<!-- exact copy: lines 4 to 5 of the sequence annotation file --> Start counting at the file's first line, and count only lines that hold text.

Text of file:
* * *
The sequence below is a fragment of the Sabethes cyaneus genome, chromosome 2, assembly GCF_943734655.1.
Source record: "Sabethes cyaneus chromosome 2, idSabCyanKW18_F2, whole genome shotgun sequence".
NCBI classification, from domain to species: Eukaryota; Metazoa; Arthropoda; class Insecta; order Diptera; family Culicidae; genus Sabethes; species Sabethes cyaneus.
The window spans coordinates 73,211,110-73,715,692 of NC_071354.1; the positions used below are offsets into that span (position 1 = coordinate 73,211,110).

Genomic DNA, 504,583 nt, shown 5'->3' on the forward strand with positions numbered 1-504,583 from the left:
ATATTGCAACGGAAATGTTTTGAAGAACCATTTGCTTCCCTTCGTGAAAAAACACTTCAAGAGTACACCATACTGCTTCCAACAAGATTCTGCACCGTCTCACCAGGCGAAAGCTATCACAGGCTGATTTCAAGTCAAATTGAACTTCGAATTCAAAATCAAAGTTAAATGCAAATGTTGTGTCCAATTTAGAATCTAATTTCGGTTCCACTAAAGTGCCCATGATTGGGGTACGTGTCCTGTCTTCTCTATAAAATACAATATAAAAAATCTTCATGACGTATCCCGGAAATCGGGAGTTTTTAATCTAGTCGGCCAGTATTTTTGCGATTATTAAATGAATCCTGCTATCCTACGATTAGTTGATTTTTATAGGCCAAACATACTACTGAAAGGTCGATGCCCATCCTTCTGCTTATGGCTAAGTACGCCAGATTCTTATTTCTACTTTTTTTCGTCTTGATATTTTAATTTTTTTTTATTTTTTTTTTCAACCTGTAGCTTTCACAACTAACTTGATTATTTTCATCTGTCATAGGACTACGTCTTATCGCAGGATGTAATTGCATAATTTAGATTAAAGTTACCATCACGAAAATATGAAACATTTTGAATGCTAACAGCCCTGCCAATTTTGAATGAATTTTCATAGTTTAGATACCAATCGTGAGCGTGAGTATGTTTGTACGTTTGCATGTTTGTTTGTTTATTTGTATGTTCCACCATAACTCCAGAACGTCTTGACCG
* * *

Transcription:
The window spans coordinates 73,211,110-73,715,692 of NC_071354.1; the positions used below are offsets into that span (position 1 = coordinate 73,211,110).

Genomic DNA, 504,583 nt, shown 5'->3' on the forward strand with positions numbered 1-504,583 from the left: